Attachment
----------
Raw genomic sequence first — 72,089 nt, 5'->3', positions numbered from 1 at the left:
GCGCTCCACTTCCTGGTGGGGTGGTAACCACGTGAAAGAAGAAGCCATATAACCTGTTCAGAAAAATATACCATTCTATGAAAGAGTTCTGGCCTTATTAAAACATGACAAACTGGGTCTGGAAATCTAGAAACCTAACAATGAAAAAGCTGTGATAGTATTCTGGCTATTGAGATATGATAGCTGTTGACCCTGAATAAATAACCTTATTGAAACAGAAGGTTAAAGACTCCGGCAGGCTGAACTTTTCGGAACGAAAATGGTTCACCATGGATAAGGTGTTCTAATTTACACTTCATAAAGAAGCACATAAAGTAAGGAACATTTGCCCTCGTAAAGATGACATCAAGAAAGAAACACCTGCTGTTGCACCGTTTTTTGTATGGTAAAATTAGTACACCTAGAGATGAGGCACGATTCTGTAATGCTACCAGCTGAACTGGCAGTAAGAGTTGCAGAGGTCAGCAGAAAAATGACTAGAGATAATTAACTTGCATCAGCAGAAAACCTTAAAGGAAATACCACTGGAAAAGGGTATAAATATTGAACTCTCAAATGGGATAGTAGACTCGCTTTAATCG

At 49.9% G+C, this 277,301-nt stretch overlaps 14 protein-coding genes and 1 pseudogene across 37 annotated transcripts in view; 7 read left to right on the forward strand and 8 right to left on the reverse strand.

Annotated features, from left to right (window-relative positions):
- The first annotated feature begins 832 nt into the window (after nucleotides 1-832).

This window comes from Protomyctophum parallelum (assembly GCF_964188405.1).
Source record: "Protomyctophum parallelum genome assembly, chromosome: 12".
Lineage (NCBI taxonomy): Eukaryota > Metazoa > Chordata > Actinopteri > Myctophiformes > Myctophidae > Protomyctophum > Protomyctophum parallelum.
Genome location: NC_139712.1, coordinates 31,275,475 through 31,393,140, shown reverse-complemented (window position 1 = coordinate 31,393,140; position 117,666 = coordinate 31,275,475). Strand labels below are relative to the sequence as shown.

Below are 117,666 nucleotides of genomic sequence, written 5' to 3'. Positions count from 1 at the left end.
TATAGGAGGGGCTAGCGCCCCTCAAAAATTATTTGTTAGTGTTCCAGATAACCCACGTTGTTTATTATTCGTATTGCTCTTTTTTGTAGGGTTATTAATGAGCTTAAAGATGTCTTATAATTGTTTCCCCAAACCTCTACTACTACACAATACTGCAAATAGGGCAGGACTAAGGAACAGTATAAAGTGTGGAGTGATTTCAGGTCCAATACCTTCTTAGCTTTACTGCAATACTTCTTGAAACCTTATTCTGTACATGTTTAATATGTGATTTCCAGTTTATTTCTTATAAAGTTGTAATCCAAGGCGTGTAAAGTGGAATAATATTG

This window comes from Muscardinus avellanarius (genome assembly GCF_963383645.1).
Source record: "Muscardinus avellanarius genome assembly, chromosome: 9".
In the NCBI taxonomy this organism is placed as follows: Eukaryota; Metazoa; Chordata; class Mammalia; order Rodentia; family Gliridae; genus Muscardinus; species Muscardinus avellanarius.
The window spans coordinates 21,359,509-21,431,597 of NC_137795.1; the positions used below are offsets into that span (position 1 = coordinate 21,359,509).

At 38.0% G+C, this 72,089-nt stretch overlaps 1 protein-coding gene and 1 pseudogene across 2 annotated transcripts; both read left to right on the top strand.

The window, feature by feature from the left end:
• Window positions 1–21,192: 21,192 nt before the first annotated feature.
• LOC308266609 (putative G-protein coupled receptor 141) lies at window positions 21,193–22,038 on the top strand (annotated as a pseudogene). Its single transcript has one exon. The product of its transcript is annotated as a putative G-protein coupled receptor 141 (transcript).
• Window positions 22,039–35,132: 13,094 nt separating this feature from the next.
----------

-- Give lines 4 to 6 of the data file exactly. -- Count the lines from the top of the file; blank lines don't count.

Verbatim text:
Annotated features, from left to right (window-relative positions):
- The first annotated feature begins 832 nt into the window (after nucleotides 1-832).

This window comes from Protomyctophum parallelum (assembly GCF_964188405.1).